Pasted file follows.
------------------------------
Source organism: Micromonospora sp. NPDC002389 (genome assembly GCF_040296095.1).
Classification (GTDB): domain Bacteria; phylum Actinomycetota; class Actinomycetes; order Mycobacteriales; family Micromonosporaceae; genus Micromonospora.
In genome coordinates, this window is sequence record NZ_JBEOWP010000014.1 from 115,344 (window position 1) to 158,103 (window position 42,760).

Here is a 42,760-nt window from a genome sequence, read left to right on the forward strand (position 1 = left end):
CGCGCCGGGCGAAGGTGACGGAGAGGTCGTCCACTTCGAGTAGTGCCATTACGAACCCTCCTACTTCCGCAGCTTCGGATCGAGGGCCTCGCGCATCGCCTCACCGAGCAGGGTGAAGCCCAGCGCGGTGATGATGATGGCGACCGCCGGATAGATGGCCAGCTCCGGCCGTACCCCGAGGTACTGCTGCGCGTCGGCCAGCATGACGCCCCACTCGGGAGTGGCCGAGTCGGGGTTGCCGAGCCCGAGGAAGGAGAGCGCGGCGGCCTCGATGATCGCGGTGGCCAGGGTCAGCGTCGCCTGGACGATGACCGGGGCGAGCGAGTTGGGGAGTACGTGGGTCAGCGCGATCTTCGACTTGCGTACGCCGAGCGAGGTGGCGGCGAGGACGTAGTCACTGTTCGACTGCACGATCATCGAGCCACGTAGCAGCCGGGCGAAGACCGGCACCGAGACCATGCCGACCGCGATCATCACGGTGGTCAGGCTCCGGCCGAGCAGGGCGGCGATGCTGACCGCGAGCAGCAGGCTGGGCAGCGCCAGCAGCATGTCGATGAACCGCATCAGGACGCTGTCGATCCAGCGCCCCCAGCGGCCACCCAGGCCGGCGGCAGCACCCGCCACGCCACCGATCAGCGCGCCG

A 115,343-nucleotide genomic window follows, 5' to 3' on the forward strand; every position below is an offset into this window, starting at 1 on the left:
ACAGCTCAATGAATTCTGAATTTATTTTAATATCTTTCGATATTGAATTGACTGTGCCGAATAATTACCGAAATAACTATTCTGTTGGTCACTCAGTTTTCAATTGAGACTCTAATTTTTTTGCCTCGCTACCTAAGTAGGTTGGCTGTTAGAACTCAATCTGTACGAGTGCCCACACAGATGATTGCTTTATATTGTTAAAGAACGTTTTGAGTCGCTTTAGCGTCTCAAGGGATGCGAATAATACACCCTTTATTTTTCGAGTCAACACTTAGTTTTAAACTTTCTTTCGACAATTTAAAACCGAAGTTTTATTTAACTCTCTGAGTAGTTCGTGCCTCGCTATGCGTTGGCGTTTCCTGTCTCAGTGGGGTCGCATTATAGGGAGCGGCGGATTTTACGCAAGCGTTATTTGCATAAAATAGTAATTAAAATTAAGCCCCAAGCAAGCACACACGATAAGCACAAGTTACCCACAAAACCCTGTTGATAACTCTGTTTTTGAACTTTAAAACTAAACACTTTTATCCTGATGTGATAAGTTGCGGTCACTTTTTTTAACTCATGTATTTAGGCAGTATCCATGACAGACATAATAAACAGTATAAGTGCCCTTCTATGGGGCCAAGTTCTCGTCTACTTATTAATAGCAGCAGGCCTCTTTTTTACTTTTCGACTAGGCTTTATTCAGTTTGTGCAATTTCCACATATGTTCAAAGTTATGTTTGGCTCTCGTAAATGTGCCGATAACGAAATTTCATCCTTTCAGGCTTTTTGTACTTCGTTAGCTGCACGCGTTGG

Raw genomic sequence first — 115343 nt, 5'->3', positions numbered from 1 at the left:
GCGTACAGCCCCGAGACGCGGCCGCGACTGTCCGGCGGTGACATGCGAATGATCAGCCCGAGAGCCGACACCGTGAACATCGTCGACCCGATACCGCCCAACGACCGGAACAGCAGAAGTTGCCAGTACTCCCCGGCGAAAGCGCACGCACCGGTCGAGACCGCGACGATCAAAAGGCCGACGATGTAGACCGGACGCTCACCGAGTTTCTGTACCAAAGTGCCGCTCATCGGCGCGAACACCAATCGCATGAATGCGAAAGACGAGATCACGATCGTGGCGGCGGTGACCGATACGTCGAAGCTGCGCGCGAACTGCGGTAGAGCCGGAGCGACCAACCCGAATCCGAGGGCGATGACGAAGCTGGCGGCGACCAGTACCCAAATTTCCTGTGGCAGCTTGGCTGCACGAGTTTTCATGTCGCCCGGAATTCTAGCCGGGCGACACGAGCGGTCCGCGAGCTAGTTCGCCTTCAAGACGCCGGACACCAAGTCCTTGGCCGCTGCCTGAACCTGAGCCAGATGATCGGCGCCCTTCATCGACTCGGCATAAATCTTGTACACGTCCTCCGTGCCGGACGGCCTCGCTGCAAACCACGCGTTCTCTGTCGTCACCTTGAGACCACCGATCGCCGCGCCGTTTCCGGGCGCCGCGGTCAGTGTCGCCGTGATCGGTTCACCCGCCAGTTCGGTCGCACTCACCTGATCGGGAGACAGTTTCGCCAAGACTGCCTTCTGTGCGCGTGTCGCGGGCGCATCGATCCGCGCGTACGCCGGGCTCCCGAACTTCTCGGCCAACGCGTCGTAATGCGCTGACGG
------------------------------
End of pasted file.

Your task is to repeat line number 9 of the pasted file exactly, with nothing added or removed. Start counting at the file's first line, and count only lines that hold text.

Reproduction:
GCGTACAGCCCCGAGACGCGGCCGCGACTGTCCGGCGGTGACATGCGAATGATCAGCCCGAGAGCCGACACCGTGAACATCGTCGACCCGATACCGCCCAACGACCGGAACAGCAGAAGTTGCCAGTACTCCCCGGCGAAAGCGCACGCACCGGTCGAGACCGCGACGATCAAAAGGCCGACGATGTAGACCGGACGCTCACCGAGTTTCTGTACCAAAGTGCCGCTCATCGGCGCGAACACCAATCGCATGAATGCGAAAGACGAGATCACGATCGTGGCGGCGGTGACCGATACGTCGAAGCTGCGCGCGAACTGCGGTAGAGCCGGAGCGACCAACCCGAATCCGAGGGCGATGACGAAGCTGGCGGCGACCAGTACCCAAATTTCCTGTGGCAGCTTGGCTGCACGAGTTTTCATGTCGCCCGGAATTCTAGCCGGGCGACACGAGCGGTCCGCGAGCTAGTTCGCCTTCAAGACGCCGGACACCAAGTCCTTGGCCGCTGCCTGAACCTGAGCCAGATGATCGGCGCCCTTCATCGACTCGGCATAAATCTTGTACACGTCCTCCGTGCCGGACGGCCTCGCTGCAAACCACGCGTTCTCTGTCGTCACCTTGAGACCACCGATCGCCGCGCCGTTTCCGGGCGCCGCGGTCAGTGTCGCCGTGATCGGTTCACCCGCCAGTTCGGTCGCACTCACCTGATCGGGAGACAGTTTCGCCAAGACTGCCTTCTGTGCGCGTGTCGCGGGCGCATCGATCCGCGCGTACGCCGGGCTCCCGAACTTCTCGGCCAACGCGTCGTAATGCGCTGACGG